once he was severely punished by being deprived of his sword on account
of a violation of discipline. But these punishments did not seem to
diminish the respect in which he was held by his company. They were
proud of his wit, his strength, and his learning, and throughout their
lives they remained devotedly attached to him because of his personal
qualities. One day an Indian fugitive took refuge in the camp, and the
soldier frontiersmen, with more or less experience of the treachery and
cruelty of the savage, saw no reason why they should not put him out
of the way at once, especially as they had come out to kill Indians;
but Lincoln's humanity and sense of justice revolted at the murder of a
helpless savage, and, at the risk of his life, he defied the entire camp
and saved the Indian.

At the end of their term of service his company was mustered out, and
most of the volunteers, seeing no prospect of glory or profit, started
towards home; but Captain Lincoln re-enlisted the same day as a private,
and often spoke of the satisfaction he felt when relieved of the
responsibility of command. He served through the campaign. He was the
strongest man in the army and the best wrestler, with the exception of a
man named Thompson, who once threw him on the turf.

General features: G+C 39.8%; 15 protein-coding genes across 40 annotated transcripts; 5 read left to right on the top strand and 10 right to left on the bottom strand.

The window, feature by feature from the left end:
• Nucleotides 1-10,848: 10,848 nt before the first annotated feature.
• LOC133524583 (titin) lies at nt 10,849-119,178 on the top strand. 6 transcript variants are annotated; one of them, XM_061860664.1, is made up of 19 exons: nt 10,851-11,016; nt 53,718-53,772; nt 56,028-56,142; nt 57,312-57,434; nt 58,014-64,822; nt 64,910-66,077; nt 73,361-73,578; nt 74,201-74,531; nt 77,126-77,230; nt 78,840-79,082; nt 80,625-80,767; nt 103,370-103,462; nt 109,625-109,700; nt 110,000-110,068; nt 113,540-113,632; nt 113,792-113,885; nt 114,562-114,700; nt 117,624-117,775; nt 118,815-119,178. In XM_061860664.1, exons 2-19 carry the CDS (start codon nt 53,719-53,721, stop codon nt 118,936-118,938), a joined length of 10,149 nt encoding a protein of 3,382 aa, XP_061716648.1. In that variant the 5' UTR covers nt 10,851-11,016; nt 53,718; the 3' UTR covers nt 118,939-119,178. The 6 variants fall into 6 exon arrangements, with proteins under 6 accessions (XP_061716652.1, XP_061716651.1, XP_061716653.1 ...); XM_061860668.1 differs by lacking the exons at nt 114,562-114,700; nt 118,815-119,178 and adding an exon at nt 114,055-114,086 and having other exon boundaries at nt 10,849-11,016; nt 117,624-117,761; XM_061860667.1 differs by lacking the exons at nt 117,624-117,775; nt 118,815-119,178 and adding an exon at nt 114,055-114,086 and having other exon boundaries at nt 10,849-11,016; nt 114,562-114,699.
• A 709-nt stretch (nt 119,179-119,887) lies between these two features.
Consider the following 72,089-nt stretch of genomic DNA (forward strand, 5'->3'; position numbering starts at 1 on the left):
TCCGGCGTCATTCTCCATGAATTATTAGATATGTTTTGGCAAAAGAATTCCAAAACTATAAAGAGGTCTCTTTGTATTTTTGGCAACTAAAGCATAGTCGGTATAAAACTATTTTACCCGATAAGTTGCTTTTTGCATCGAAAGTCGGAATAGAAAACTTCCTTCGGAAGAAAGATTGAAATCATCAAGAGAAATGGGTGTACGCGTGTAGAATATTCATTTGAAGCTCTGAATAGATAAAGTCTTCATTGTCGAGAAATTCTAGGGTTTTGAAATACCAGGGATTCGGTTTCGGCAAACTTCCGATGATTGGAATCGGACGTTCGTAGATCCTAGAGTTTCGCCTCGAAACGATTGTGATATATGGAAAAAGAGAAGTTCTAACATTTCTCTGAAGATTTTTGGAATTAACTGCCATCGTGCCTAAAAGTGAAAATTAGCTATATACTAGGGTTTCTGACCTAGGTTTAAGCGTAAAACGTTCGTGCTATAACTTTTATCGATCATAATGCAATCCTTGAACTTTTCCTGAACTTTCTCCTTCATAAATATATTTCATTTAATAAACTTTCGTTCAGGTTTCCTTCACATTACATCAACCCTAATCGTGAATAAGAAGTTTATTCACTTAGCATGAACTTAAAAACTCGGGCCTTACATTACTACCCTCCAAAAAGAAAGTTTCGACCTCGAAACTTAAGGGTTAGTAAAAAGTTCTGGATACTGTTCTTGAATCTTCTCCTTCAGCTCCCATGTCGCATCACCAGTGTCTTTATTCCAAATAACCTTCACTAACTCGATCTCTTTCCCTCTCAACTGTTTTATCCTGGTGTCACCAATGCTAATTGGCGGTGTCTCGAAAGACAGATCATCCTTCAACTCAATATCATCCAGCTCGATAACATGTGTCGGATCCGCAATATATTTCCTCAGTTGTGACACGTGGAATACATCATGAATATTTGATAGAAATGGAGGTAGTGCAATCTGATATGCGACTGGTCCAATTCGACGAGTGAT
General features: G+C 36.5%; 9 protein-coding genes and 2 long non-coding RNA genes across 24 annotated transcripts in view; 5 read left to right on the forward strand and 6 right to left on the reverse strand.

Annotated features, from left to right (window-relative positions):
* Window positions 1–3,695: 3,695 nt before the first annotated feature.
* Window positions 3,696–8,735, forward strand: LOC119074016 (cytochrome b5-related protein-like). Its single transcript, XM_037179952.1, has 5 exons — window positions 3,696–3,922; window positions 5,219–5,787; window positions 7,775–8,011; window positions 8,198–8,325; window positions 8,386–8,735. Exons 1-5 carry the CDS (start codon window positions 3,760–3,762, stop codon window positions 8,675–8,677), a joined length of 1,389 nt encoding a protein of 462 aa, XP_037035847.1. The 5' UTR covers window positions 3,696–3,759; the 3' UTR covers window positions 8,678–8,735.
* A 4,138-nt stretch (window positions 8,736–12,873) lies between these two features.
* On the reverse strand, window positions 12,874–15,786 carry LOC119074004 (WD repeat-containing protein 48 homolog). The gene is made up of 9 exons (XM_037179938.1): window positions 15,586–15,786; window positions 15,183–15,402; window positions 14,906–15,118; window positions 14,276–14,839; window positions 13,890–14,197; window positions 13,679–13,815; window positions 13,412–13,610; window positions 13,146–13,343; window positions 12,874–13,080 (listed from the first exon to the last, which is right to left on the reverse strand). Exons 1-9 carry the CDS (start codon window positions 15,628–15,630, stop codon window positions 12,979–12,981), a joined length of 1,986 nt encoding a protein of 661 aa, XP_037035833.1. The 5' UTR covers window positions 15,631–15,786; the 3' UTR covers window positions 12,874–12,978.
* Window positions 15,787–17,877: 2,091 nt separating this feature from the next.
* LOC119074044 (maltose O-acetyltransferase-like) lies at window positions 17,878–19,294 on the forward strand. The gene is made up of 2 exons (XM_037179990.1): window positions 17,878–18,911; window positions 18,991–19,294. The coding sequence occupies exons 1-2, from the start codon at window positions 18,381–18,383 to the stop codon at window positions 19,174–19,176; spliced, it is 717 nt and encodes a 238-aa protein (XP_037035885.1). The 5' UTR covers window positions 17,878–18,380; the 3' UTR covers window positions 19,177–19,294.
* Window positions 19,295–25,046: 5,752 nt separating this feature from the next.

Black Hawk was captured through the treachery of his allies. Lincoln's
battalion was mustered out at Whitewater, Wisconsin, by Lieutenant
Robert Anderson, who, twenty-nine years later, was to stand with him
as the most interesting figure upon the national stage. A story that
Lincoln was mustered into the service by Jefferson Davis has been widely
published. It was a natural mistake, however, because Davis, then a
lieutenant in the army, was stationed at a fort near Rock Island, but
during the summer of the Black Hawk War he was on leave of absence
and did not join his regiment until long after the Sangamon County
volunteers had returned to their homes. However, Lincoln was to see and
meet several interesting characters, including Colonel Zachary Taylor,
whom he afterwards supported for President, General Winfield Scott,
another Whig candidate for the Presidency and the commander of the
army at the beginning of his administration, Lieutenant Albert Sidney
Johnston, afterwards a Confederate general, and others of fame.

Lincoln never permitted any one to call him "captain," and when in
Congress in 1848 he made a political speech in which he ridiculed
the efforts of the friends of General Cass to obtain some political
advantage from that eminent gentleman's services in a similar capacity.
He said,--

"If General Cass went in advance of me picking whortleberries, I guess
I surpassed him in charges on the wild onions. If he saw any live,